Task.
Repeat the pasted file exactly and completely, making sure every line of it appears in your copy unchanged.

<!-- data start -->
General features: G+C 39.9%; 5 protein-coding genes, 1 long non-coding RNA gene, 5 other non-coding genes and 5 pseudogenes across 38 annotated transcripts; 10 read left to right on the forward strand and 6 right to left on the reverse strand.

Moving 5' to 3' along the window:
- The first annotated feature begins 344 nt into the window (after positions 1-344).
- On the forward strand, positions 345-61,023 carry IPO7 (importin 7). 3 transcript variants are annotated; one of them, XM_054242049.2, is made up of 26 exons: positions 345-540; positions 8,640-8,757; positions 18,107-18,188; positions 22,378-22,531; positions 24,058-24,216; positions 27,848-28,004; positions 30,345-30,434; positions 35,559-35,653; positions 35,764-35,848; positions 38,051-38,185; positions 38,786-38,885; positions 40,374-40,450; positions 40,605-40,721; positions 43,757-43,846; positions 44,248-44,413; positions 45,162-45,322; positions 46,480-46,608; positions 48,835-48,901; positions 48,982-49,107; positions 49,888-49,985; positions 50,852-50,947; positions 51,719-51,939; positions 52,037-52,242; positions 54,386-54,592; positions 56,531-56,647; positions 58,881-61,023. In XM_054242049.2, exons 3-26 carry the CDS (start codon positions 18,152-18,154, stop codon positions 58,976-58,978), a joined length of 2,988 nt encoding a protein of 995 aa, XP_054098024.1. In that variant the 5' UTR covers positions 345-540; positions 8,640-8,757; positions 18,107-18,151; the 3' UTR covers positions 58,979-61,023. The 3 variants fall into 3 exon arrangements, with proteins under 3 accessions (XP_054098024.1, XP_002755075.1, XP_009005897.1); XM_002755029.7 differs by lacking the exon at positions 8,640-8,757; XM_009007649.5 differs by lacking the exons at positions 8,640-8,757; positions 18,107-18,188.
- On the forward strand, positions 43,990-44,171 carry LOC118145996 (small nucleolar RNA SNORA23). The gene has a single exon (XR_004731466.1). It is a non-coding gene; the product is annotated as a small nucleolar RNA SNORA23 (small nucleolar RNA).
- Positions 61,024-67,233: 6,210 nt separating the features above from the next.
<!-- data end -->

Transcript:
General features: G+C 39.9%; 5 protein-coding genes, 1 long non-coding RNA gene, 5 other non-coding genes and 5 pseudogenes across 38 annotated transcripts; 10 read left to right on the forward strand and 6 right to left on the reverse strand.

Moving 5' to 3' along the window:
- The first annotated feature begins 344 nt into the window (after positions 1-344).
- On the forward strand, positions 345-61,023 carry IPO7 (importin 7). 3 transcript variants are annotated; one of them, XM_054242049.2, is made up of 26 exons: positions 345-540; positions 8,640-8,757; positions 18,107-18,188; positions 22,378-22,531; positions 24,058-24,216; positions 27,848-28,004; positions 30,345-30,434; positions 35,559-35,653; positions 35,764-35,848; positions 38,051-38,185; positions 38,786-38,885; positions 40,374-40,450; positions 40,605-40,721; positions 43,757-43,846; positions 44,248-44,413; positions 45,162-45,322; positions 46,480-46,608; positions 48,835-48,901; positions 48,982-49,107; positions 49,888-49,985; positions 50,852-50,947; positions 51,719-51,939; positions 52,037-52,242; positions 54,386-54,592; positions 56,531-56,647; positions 58,881-61,023. In XM_054242049.2, exons 3-26 carry the CDS (start codon positions 18,152-18,154, stop codon positions 58,976-58,978), a joined length of 2,988 nt encoding a protein of 995 aa, XP_054098024.1. In that variant the 5' UTR covers positions 345-540; positions 8,640-8,757; positions 18,107-18,151; the 3' UTR covers positions 58,979-61,023. The 3 variants fall into 3 exon arrangements, with proteins under 3 accessions (XP_054098024.1, XP_002755075.1, XP_009005897.1); XM_002755029.7 differs by lacking the exon at positions 8,640-8,757; XM_009007649.5 differs by lacking the exons at positions 8,640-8,757; positions 18,107-18,188.
- On the forward strand, positions 43,990-44,171 carry LOC118145996 (small nucleolar RNA SNORA23). The gene has a single exon (XR_004731466.1). It is a non-coding gene; the product is annotated as a small nucleolar RNA SNORA23 (small nucleolar RNA).
- Positions 61,024-67,233: 6,210 nt separating the features above from the next.